A lot of us know this date. October 15th is pregnancy and infant loss awareness day. It’s a day where we should feel open to share our stories, where we lean on others for support, and where we raise awareness to help diminish the stigma that unfortunately is tied to pregnancy and infant loss.
March 2013 I experienced a miscarriage. It was unexpected and devastating. We spent two more years after that trying to conceive before our son was born in May 2016. I’ve shared my story of miscarriage on my blog but I’ve always left out one part of the story. In the moment it confused me but as time goes on I look back on my experience and I’m angry.
It was a Sunday afternoon and I just wasn’t feeling right. I couldn’t tell if my stomach was upset or if that feeling of dread in my abdomen was actually real. Should I call my doctor? After a few hours of trying to convince myself I just had a stomach ache I finally called my doctor. She scheduled an ultrasound to check my pregnancy first thing Monday morning. I naively thought if I got checked out everything would be ok.
As the evening grew later, I started spotting. It started to sink in that everything was not going to be ok. I sat in the shower just holding my stomach and holding onto the last hopes of our baby.
I realized I needed to call into work and tell my boss I wouldn’t be in on Monday. I have never called off sick before from my job because I knew it was just easier to go in. At the time I was working for a private preschool. We didn’t have subs and it affected the strict student teacher ratio when someone called off.
So I called my boss, let’s call her J, and told her I wasn’t able to come in the next day.
J: Why, are you sick?
J: You don’t sound sick.
Me: I called my doctor and she wants me to come in tomorrow. I can bring a doctor’s note to excuse my sick day.
J: What’s wrong?
Me: I’d rather not say.
Me: It’s personal.
After this back and forth exchange I bluntly said I would not be in so make whatever accommodations needed. My boss never got to know any of the staff on a personal level so I didn’t feel comfortable confiding in her. I also could not even speak the words, “I might be having a miscarriage.” I didn’t want to say it out loud, like if I don’t say those words it would stop it from happening,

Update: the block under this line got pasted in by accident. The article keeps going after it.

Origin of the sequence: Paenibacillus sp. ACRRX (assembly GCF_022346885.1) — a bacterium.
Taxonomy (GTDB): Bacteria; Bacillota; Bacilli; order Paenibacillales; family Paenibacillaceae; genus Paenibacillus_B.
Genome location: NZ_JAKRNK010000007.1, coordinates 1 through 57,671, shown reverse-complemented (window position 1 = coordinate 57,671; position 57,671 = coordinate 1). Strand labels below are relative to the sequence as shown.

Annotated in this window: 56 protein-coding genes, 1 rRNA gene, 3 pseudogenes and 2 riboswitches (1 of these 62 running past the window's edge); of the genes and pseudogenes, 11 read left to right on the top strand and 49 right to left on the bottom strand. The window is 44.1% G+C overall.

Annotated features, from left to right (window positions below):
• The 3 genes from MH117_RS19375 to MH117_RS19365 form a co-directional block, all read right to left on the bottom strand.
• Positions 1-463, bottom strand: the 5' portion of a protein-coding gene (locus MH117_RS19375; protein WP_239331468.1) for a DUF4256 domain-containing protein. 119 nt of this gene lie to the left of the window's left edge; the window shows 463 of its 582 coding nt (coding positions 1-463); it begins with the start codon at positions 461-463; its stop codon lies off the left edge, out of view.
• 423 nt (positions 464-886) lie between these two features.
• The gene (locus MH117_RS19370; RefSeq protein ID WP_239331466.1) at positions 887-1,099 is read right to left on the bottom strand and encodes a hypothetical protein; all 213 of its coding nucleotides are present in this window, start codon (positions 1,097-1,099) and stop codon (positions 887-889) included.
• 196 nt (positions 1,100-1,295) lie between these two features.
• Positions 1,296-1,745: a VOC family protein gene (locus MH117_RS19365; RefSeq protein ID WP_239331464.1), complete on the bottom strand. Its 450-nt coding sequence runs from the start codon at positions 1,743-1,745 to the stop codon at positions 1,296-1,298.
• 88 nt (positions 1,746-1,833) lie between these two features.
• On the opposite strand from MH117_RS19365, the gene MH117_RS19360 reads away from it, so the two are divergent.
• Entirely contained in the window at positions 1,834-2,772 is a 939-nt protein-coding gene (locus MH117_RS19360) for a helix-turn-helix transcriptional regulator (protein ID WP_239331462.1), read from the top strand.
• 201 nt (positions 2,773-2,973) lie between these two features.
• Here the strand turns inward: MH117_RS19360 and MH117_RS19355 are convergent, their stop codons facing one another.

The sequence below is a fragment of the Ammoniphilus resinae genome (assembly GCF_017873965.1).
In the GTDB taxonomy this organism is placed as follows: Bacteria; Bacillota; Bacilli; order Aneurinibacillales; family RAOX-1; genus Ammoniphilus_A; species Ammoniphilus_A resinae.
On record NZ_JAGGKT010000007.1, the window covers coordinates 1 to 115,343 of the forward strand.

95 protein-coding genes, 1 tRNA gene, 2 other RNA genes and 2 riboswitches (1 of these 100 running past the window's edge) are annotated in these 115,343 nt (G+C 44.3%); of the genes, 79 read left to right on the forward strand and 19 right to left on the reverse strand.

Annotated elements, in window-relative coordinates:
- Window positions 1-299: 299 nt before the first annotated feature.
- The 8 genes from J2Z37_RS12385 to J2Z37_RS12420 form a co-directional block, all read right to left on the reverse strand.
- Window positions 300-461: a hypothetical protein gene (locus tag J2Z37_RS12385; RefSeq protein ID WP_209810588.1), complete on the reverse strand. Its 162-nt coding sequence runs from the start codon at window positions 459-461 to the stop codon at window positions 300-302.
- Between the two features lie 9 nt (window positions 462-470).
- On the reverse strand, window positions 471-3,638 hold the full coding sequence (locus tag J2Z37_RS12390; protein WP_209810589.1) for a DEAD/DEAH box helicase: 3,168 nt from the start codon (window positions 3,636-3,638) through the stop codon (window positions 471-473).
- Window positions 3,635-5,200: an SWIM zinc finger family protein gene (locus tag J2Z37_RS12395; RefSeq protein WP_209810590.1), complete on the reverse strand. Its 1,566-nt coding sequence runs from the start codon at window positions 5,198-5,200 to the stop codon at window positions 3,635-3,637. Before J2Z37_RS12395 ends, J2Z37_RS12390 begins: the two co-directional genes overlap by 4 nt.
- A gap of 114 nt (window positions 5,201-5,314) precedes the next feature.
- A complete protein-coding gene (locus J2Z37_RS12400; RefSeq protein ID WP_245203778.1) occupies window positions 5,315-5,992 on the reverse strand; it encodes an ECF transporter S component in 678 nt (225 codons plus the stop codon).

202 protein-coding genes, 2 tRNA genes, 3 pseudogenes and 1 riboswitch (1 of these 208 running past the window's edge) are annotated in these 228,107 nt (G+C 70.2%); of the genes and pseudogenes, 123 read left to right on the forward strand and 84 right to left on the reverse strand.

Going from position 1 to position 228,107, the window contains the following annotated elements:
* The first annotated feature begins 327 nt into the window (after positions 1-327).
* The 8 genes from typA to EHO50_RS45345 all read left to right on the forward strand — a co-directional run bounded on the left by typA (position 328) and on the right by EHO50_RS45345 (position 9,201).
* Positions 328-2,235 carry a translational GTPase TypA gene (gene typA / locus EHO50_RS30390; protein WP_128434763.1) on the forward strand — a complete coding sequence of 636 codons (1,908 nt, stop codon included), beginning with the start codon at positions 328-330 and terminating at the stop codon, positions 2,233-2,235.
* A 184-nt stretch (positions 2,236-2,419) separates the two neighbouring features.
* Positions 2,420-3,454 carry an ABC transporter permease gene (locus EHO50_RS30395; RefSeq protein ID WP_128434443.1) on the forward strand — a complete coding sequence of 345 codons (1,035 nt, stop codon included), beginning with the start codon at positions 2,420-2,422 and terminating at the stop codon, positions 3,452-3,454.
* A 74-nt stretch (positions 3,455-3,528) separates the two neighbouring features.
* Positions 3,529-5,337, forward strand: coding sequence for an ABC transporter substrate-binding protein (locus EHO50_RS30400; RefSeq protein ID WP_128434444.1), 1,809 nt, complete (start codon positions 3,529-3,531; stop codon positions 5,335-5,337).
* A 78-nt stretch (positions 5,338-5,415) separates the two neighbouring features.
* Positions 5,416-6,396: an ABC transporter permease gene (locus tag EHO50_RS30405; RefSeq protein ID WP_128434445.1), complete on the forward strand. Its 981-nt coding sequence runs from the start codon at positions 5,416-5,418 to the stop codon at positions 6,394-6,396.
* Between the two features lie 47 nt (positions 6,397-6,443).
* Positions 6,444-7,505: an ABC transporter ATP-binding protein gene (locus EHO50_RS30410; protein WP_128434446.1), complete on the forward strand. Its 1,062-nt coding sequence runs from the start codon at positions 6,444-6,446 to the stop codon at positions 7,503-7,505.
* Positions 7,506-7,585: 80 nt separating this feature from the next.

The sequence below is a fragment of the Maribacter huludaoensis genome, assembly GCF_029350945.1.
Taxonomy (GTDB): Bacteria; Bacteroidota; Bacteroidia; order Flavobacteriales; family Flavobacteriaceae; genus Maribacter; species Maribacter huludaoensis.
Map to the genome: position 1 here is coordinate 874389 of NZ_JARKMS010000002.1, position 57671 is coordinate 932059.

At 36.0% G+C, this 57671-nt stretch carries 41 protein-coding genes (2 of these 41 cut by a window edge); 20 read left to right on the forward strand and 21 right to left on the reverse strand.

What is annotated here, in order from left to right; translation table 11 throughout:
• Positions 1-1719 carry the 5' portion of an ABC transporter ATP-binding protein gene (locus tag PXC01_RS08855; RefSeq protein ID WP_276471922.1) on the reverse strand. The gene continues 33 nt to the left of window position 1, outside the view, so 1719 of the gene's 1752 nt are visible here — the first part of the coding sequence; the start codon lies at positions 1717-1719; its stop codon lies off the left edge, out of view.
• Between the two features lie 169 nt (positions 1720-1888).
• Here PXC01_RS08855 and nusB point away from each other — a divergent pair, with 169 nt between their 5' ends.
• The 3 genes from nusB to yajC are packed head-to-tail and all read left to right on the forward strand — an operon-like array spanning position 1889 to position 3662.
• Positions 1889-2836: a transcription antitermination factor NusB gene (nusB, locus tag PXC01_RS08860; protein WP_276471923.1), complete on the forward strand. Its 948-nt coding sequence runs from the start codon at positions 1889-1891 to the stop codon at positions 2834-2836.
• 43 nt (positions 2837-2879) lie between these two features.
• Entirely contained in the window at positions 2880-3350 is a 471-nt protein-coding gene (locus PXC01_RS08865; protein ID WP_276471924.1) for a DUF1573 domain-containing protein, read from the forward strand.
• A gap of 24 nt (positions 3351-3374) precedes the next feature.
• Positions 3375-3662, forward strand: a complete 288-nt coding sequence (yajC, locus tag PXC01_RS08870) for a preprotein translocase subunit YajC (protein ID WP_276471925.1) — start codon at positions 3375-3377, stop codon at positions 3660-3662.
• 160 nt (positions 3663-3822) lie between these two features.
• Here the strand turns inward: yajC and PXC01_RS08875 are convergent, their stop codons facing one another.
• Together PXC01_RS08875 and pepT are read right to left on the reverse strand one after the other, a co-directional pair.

At my doctor’s appointment an ultrasound confirmed that I was miscarrying. Besides feeling emotionally devastated, by this point I was in a lot of physical pain too. While this was going on my boss continued to call my phone and leave messages that they needed me in the afternoon if I could come in.
Reluctantly I went into work. Three hours after being told our baby was gone. Looking back, I should have stood my ground and said no. But I really needed my paycheck (teaching jobs were hard to come by in my area at the time) and now especially I needed my health insurance.
So I went into the preschool after lunch. The kids nap and then slowly start heading home. I could just sit and try to not think about what was pressing on my mind. I asked my boss if we could go into the office to talk. I decided to tell her what I just experienced.
Her initial response was pity. She was sorry I was dealing with this. And then our conversation took an odd turn.
She told me that her sister in law had a hysterical pregnancy once. Her body was physically displaying pregnancy and she wasn’t getting her period. But when she had tests done she wasn’t pregnant. She said she ended up having a D&C to end this phenomenon.
And then she asked, “Are you sure you were really pregnant?”
Needless to say, I moved on from that job as quickly as I could. I was astounded at the ignorance and insensitivity in my workplace after experiencing pregnancy loss.
Not only was I working a pretty physically demanding job while heavily bleeding, popping Tylenol like candy, but I was also insulted by questioning if what I was experiencing was even real.
I’m sharing my story for other women. Stand up for yourself when it comes to your health, physical and emotional. I’m not going to let the ignorance of others shake me to my core anymore. I’m going to share my experience to educate those who need to support women experiencing pregnancy loss. 1 in 4 women experience pregnancy loss. It is time to drop the stigma and simply take care of one another.